High Court judgment summary
10 March 2005
RYAN D’ORTA-EKENAIKE v VICTORIA LEGAL AID AND IAN DENIS McIVOR
Declining to depart from a 1988 decision of the Court, the High Court of Australia today upheld advocates’ immunity from lawsuits for negligence in the conducting of cases and in making decisions about such conduct.
In 1996 Mr D’Orta-Ekenaike was charged with rape. He sought legal assistance from Victoria Legal Aid which retained Mr McIvor as his barrister. At the committal proceeding Mr D’Orta-Ekenaike entered a plea of guilty, but on arraignment in the County Court he pleaded not guilty. His guilty plea was led in evidence during the trial. He was convicted and sentenced to three years’ jail. The Victorian Court of Appeal allowed an appeal and ordered a retrial on the ground that the trial judge had failed to give proper directions about the use the jury might make of the original guilty plea. At the retrial evidence of the guilty plea was not admitted and Mr D’Dorta-Ekenaike was acquitted.
He then sued VLA and Mr McIvor who had allegedly advised him during conferences before the committal that he had no defence to the rape charge, a guilty plea would earn him leniency. Mr D’Orta-Ekenaike alleged that undue pressure was exerted upon him by both Mr McIvor and Robyn Greensill from the VLA. He claimed that he suffered loss and damage including being jailed between his conviction and the quashing of that conviction, lost income, psychotic illness, and the expense of the appeal, retrial and the civil proceeding. Judge Thomas Wodak in the County Court ordered a permanent stay of proceedings. The Court of Appeal refused leave to appeal.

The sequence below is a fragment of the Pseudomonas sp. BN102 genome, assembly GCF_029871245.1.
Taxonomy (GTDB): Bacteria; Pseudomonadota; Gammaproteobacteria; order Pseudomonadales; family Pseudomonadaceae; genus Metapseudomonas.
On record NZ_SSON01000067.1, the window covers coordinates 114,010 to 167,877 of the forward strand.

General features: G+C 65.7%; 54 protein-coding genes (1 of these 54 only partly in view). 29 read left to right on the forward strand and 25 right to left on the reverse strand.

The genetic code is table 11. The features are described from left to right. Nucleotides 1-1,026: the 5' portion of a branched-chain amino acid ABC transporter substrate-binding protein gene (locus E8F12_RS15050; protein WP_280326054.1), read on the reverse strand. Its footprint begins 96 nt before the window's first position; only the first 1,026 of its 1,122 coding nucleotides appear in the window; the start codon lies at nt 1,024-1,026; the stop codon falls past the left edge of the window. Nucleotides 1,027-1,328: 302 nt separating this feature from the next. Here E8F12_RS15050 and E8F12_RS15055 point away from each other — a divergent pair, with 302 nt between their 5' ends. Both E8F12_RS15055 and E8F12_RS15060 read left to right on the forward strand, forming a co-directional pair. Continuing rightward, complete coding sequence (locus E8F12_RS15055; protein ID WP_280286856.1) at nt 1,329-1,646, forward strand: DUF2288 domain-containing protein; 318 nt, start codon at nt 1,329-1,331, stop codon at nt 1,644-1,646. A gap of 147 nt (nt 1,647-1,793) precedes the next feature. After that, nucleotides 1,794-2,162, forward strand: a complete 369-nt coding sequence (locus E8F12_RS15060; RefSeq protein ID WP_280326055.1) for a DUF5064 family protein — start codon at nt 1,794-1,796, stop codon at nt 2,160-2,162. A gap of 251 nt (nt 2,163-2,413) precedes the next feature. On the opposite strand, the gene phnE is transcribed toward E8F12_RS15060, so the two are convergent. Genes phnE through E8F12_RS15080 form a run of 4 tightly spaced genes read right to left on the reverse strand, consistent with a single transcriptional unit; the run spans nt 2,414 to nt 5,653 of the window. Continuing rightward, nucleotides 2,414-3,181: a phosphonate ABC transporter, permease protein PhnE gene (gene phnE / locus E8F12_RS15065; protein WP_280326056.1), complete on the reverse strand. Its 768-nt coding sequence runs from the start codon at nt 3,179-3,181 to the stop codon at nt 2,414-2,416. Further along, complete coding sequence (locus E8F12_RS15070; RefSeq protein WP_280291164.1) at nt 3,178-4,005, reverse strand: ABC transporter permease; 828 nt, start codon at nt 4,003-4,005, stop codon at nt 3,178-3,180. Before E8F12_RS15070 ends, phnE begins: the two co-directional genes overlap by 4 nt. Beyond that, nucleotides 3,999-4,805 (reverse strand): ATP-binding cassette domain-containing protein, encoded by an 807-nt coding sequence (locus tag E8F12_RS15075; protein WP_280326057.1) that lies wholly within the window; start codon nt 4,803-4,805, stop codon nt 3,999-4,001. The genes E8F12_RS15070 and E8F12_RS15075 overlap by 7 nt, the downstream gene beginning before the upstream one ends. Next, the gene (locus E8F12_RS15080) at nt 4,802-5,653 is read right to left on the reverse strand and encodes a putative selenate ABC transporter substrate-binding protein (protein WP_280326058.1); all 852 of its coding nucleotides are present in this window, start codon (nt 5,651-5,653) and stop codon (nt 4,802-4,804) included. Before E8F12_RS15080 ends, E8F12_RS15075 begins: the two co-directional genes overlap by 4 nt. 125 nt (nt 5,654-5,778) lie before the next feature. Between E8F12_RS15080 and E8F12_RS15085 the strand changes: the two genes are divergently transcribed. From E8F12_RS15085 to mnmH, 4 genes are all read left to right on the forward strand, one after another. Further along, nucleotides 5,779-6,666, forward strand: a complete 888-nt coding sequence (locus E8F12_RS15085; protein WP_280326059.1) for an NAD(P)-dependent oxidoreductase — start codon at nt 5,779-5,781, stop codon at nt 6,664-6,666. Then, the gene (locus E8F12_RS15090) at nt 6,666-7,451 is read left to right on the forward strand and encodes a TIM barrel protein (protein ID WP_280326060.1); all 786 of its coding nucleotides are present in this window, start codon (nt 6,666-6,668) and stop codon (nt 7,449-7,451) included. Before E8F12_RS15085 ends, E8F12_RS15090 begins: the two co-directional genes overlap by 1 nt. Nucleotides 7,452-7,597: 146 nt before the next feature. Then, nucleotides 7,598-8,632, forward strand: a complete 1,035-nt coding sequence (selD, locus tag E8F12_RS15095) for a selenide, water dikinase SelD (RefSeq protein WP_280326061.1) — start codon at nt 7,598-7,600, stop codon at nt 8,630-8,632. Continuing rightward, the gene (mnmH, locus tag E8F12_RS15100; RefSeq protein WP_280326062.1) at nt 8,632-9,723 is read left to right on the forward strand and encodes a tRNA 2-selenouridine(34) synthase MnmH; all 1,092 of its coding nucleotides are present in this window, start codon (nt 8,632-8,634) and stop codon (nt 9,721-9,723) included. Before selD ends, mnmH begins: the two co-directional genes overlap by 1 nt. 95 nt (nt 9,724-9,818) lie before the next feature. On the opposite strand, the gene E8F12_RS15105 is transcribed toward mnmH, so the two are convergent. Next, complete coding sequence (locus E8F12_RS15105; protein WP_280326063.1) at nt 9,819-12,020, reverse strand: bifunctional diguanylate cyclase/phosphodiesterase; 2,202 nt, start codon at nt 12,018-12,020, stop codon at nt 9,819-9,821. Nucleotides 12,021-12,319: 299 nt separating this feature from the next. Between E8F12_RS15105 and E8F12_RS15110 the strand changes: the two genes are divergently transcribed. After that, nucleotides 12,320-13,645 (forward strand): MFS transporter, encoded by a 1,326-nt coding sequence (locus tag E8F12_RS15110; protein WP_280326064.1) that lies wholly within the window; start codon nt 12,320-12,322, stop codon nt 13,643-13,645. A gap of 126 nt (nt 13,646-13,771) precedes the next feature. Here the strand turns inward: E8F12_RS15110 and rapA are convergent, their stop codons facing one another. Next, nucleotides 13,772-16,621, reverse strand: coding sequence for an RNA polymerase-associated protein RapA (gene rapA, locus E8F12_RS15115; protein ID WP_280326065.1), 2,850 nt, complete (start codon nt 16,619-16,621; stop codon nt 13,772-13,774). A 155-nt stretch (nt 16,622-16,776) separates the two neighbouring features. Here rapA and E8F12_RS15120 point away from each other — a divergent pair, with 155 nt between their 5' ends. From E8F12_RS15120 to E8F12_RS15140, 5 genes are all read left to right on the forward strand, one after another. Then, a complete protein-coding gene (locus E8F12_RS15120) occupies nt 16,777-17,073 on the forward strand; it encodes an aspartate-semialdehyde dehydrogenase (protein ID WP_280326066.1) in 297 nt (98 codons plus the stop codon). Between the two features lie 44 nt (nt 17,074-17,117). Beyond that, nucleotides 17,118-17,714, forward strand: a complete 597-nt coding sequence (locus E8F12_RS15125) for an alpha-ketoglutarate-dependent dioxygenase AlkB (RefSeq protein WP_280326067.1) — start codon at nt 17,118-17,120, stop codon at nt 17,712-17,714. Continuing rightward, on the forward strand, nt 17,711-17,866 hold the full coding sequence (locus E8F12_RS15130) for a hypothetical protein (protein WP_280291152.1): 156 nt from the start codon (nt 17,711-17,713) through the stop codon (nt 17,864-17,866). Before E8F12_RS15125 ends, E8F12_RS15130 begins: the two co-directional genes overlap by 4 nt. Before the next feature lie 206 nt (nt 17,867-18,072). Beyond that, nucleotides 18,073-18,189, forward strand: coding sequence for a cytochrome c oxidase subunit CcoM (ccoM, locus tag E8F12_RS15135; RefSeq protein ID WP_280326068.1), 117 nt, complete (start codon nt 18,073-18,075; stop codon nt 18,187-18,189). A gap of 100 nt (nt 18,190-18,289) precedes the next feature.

In the High Court, Mr D’Orta-Ekenaike’s application for special leave to appeal was argued as though on appeal. The Court unanimously granted special leave but by a 6-1 majority dismissed the appeal. It declined to depart from the Court’s 1988 decision in Giannarelli v Wraith that an advocate cannot be sued by a client for negligence in the conduct of a case or in out-of-court work affecting the conduct of the case. The Court held that the central concern is the finalisation of controversies which are not to be reopened except in a few narrowly defined circumstances. The judicial system’s concerns are wider than the concerns of the particular parties to the controversy in question. Restraints on the nature and availability of appeals, rules about what points may be taken on appeal and rules about when fresh evidence may be called are all based on the finality principle. Other rules, affecting persons other than the parties in a case, including immunity from suit, are also justified by the need for finality in judicial decisions. Along with advocates, judges, witnesses and jurors enjoy immunity from suit. The Court held that the immunity also extends to advice leading to a decision (such as a guilty plea) which affects the conduct of a case in court.
This statement is not intended to be a substitute for the reasons of the High Court or to be used in any later consideration of the Court’s reasons.